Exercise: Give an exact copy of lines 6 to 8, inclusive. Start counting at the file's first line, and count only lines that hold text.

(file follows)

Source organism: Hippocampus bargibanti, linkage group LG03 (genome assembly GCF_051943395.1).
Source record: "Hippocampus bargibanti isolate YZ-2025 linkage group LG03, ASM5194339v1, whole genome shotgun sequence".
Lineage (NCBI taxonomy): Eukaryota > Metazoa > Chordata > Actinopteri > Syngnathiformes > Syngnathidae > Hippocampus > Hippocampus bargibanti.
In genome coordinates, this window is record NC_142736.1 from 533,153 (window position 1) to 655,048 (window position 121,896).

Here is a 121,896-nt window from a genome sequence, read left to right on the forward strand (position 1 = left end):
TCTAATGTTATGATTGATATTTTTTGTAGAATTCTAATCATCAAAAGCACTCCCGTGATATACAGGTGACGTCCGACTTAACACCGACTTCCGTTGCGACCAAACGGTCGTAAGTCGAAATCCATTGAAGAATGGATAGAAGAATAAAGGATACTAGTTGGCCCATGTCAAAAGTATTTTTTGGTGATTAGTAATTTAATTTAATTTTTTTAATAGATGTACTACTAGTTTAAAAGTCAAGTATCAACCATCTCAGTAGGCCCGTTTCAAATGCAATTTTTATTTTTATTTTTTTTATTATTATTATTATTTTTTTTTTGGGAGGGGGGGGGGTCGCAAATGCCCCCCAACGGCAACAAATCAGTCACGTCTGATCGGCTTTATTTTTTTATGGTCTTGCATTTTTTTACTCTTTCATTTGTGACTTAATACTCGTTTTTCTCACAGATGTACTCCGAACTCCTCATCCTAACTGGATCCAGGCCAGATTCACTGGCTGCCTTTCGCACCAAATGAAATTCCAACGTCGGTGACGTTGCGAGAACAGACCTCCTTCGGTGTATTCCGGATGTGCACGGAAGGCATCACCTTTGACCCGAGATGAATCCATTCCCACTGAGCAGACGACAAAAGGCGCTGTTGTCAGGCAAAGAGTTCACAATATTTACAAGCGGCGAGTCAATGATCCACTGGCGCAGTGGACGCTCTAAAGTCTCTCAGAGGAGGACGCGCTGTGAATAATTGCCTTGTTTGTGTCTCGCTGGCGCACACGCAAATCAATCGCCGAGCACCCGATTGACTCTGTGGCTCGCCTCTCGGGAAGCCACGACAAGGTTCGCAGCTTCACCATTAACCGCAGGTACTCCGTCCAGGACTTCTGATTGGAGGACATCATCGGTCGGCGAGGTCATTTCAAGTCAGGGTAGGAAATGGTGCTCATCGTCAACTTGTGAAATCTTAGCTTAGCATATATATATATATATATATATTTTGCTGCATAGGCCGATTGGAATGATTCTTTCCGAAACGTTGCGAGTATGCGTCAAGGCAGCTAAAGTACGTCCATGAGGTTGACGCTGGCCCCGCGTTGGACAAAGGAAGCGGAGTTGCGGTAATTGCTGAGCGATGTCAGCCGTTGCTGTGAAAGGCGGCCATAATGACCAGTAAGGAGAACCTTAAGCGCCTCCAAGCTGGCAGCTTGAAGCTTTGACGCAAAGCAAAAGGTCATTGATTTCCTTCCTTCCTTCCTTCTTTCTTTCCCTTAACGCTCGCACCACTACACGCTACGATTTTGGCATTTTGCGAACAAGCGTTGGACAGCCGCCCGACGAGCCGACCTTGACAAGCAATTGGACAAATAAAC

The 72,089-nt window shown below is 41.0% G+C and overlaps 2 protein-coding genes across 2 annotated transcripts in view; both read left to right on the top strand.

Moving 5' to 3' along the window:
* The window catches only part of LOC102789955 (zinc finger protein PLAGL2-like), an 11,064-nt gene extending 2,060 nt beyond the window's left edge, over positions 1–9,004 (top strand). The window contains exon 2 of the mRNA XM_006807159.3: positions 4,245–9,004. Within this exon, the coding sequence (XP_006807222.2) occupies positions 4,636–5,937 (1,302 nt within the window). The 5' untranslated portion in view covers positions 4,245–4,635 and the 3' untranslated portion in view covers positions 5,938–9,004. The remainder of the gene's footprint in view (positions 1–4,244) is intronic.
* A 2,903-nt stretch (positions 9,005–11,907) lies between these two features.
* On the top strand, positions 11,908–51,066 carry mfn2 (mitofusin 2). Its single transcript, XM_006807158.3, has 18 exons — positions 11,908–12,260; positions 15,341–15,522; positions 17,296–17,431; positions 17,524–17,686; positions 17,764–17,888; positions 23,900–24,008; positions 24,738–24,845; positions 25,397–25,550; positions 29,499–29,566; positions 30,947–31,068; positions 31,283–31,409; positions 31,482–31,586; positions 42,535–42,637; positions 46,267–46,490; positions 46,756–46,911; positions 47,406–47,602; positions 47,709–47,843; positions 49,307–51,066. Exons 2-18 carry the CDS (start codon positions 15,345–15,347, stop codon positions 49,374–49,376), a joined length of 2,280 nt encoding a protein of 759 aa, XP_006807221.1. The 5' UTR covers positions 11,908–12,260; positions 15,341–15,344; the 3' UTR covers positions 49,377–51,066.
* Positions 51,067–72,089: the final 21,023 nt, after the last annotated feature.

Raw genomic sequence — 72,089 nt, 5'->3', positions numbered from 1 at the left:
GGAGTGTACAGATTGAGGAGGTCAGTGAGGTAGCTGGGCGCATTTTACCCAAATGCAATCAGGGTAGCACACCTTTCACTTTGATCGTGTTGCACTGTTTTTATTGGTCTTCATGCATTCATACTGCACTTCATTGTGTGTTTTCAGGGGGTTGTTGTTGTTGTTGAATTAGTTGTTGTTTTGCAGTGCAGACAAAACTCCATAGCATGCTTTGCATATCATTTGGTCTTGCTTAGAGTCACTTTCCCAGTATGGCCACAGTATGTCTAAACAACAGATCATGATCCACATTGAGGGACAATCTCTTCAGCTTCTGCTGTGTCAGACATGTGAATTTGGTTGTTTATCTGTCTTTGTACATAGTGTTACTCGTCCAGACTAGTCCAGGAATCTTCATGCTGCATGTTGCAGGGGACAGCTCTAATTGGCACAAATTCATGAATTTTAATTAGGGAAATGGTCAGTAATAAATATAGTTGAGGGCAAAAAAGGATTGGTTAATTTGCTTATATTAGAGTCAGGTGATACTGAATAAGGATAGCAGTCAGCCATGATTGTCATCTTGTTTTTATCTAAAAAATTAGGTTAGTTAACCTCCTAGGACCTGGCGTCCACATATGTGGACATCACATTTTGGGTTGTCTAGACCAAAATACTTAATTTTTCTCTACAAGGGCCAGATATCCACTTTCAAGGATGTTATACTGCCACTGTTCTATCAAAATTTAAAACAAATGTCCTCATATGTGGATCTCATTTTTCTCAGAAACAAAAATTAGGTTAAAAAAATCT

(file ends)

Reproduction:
TCTAATGTTATGATTGATATTTTTTGTAGAATTCTAATCATCAAAAGCACTCCCGTGATATACAGGTGACGTCCGACTTAACACCGACTTCCGTTGCGACCAAACGGTCGTAAGTCGAAATCCATTGAAGAATGGATAGAAGAATAAAGGATACTAGTTGGCCCATGTCAAAAGTATTTTTTGGTGATTAGTAATTTAATTTAATTTTTTTAATAGATGTACTACTAGTTTAAAAGTCAAGTATCAACCATCTCAGTAGGCCCGTTTCAAATGCAATTTTTATTTTTATTTTTTTTATTATTATTATTATTTTTTTTTTGGGAGGGGGGGGGGTCGCAAATGCCCCCCAACGGCAACAAATCAGTCACGTCTGATCGGCTTTATTTTTTTATGGTCTTGCATTTTTTTACTCTTTCATTTGTGACTTAATACTCGTTTTTCTCACAGATGTACTCCGAACTCCTCATCCTAACTGGATCCAGGCCAGATTCACTGGCTGCCTTTCGCACCAAATGAAATTCCAACGTCGGTGACGTTGCGAGAACAGACCTCCTTCGGTGTATTCCGGATGTGCACGGAAGGCATCACCTTTGACCCGAGATGAATCCATTCCCACTGAGCAGACGACAAAAGGCGCTGTTGTCAGGCAAAGAGTTCACAATATTTACAAGCGGCGAGTCAATGATCCACTGGCGCAGTGGACGCTCTAAAGTCTCTCAGAGGAGGACGCGCTGTGAATAATTGCCTTGTTTGTGTCTCGCTGGCGCACACGCAAATCAATCGCCGAGCACCCGATTGACTCTGTGGCTCGCCTCTCGGGAAGCCACGACAAGGTTCGCAGCTTCACCATTAACCGCAGGTACTCCGTCCAGGACTTCTGATTGGAGGACATCATCGGTCGGCGAGGTCATTTCAAGTCAGGGTAGGAAATGGTGCTCATCGTCAACTTGTGAAATCTTAGCTTAGCATATATATATATATATATATATTTTGCTGCATAGGCCGATTGGAATGATTCTTTCCGAAACGTTGCGAGTATGCGTCAAGGCAGCTAAAGTACGTCCATGAGGTTGACGCTGGCCCCGCGTTGGACAAAGGAAGCGGAGTTGCGGTAATTGCTGAGCGATGTCAGCCGTTGCTGTGAAAGGCGGCCATAATGACCAGTAAGGAGAACCTTAAGCGCCTCCAAGCTGGCAGCTTGAAGCTTTGACGCAAAGCAAAAGGTCATTGATTTCCTTCCTTCCTTCCTTCTTTCTTTCCCTTAACGCTCGCACCACTACACGCTACGATTTTGGCATTTTGCGAACAAGCGTTGGACAGCCGCCCGACGAGCCGACCTTGACAAGCAATTGGACAAATAAAC

The 72,089-nt window shown below is 41.0% G+C and overlaps 2 protein-coding genes across 2 annotated transcripts in view; both read left to right on the top strand.

Moving 5' to 3' along the window: